The Police Federation of England and Wales (PFEW) has confirmed that it has suffered a ransomware attack, but has said that it was not specifically targetted and was likely to have been impacted as part of a wider campaign.
The ransomware attack has apparently only impacted computers at its headquarters in Surrey, and the PFEW said that it does believe that any data has been stolen.
The attack comes just after a ransomware attack this week crippled the huge Norwegian aluminium producer Norsk Hydro, forcing it to switch to ‘manual operations’.
The PFEW meanwhile confirmed the ransomware attack in a Twitter statement.
“We can confirm we have been subject to a malware attack on our computer systems,” it warned. “We were alerted by our own security systems on Saturday 9 March. Cyber experts rapidly reacted to isolate the malware and prevent it from spreading.”
It said that BAE Systems’ Cyber Incident Response division has been brought in to access the impact and scale of the attack. All relevant authorities have also been notified.
“There is no evidence at this stage that any data was extracted from the organisation’s systems, although this cannot be discounted and PFEW are taking precautions to notify individuals who may potentially be affected,” said the association.
The Police Federation is made up of 120,000 constables, sergeants, inspectors and chief inspectors across 43 police forces.
And some police members reportedly are angry it has taken 12 days for the Federation to inform its members, and took to Twitter to complain.
It is reported that a number of databases and email systems have been encrypted by the criminals, and backups are also said to be impacted.
Security experts have offered their thoughts on the attack and one has pointed out that new types of cyber defences are needed that can evaluate both external and internal threats.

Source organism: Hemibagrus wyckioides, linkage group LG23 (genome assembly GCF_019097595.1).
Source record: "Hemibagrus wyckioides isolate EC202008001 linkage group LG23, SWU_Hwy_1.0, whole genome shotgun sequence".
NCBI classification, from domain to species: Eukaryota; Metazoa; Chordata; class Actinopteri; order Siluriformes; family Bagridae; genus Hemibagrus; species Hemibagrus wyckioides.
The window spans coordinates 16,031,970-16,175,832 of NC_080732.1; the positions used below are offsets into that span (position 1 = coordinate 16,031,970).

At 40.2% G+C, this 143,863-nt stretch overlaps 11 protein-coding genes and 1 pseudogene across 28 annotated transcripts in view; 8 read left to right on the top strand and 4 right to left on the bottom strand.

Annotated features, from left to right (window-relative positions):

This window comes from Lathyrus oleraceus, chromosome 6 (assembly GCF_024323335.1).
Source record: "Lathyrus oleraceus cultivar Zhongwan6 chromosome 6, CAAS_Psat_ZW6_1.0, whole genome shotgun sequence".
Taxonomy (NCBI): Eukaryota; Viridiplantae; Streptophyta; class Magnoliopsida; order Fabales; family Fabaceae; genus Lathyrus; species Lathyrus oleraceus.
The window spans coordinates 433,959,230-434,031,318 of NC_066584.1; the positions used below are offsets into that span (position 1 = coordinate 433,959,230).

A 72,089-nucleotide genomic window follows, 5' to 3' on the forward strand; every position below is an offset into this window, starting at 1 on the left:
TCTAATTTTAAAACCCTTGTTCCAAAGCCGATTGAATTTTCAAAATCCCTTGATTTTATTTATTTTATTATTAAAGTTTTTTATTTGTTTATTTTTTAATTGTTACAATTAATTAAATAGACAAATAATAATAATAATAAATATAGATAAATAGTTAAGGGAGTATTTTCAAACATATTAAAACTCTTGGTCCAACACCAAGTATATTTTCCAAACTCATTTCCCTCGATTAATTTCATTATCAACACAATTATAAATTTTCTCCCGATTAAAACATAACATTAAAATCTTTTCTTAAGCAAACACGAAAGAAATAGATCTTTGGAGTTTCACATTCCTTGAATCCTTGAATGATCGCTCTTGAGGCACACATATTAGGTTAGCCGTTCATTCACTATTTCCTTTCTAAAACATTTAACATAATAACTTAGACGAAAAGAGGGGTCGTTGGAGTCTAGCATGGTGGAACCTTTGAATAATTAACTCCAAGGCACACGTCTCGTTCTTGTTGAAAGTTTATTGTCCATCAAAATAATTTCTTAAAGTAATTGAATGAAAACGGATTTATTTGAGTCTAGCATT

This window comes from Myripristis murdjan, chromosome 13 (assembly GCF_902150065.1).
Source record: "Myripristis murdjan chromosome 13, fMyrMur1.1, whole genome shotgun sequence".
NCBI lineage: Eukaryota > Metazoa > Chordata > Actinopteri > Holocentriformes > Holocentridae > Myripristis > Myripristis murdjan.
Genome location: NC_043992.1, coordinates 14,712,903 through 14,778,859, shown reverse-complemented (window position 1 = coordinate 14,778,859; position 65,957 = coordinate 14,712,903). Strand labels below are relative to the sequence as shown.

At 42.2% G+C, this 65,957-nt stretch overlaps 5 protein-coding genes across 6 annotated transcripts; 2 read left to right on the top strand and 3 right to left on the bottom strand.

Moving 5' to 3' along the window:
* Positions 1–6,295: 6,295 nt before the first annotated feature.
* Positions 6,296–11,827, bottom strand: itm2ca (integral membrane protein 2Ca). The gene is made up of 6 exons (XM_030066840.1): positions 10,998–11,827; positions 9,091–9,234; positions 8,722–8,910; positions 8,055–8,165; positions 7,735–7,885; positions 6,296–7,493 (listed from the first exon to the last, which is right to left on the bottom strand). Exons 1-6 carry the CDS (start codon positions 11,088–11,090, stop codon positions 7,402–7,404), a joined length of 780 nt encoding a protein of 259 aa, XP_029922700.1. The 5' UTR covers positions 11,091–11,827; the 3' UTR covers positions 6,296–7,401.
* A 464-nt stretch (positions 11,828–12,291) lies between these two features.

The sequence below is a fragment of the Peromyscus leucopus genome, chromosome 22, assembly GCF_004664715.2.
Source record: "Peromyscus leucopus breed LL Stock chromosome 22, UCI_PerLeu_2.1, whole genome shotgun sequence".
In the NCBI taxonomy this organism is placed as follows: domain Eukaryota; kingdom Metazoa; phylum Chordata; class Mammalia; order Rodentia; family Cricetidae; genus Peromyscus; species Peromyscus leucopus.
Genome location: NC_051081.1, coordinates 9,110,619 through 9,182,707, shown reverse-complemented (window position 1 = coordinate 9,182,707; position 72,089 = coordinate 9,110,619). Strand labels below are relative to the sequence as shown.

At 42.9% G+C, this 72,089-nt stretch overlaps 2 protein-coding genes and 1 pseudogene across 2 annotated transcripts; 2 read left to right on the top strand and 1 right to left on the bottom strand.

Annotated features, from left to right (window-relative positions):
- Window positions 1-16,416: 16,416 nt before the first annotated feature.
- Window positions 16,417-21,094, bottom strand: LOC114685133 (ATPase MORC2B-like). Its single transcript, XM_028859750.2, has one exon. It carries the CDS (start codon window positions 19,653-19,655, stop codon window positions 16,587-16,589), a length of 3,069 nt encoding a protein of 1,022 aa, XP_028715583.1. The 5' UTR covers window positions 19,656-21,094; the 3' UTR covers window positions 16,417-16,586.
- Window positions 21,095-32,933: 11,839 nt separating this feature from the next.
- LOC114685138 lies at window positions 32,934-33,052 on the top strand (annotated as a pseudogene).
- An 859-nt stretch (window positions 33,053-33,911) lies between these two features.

“The fact that the UK Police Federation has fallen victim to a ransomware attack shows that no system, not even those being defended by industry experts, is invulnerable,” said Max Heinemeyer, director of threat hunting at Darktrace.
“In the wake of this week’s Norsk Hydro attack, we are seeing a slight resurgence of ransomware. The danger is that these attacks don’t have to be technically sophisticated to be devastating,” said Heinemeyer. “They often abuse systematic weaknesses such as software vulnerabilities, outdated patches and weak administrative credentials. We have even seen some late strains of ransomware with a surprisingly low detection rate by commercial antivirus software.”
“Clearly, building walls is no longer enough,” he concluded. “Organisations across all sectors will have to adopt AI defences, to catch attackers already on the inside.”
Another expert said the case highlighted the need for organisations to have appropriate planning in place, in case the worst should happen.
“Every organisation should have a plan in place for a successful ransomware attack,” said Tim Erlin, VP of product management & strategy at Tripwire. “While prevention is preferred, the reality is that no security control is perfect.”
“The key to responding to a ransomware attack is to detect quickly, limit the spread and restore systems back to a trusted state,” said Erlin. “Functional backups are key to recovery, but so is a clear understanding of how systems are configured. Finally, restoring from backups is only useful if you can close the attack vector that allowed the ransomware to gain a foothold in the first place.”
Another expert also pointed to the need to ensure backups are safe and secure.
“Law enforcement agencies such as the UK’s Police Federation should maintain regular and constant backups of important files and consistently verify that the backups can be restored,” said Israel Barak, CISO at Cybereason.
“Organisations should also educate their employees on refraining from downloading pirated software or paid software offered for ‘free,’ as humans are the single biggest asset cyber criminals have in extorting money from businesses,” said Barak. “Lastly, organisations should deploy advanced anti-ransomware technology to prevent the effective execution of ransomware and help to make cybercrime a less profitable and attractive business.”
This point about appropriate defences was also picked up by another expert.
“While ransomware may have appeared to slow down, it still remains a large threat to many organisations,” said Javvad Malik, security advocate at AT&T Cybersecurity. “Therefore, it is essential that companies put in place, not just detection controls to alert where there may be a ransomware infection, but also have response controls and procedures in place.”
“Preferably automated and orchestrated responses so that affected machines can be quarantined quickly to prevent widespread,” said Malik. “Having reliable threat intelligence can also help in the quick identification of any ransomware or other malware.”
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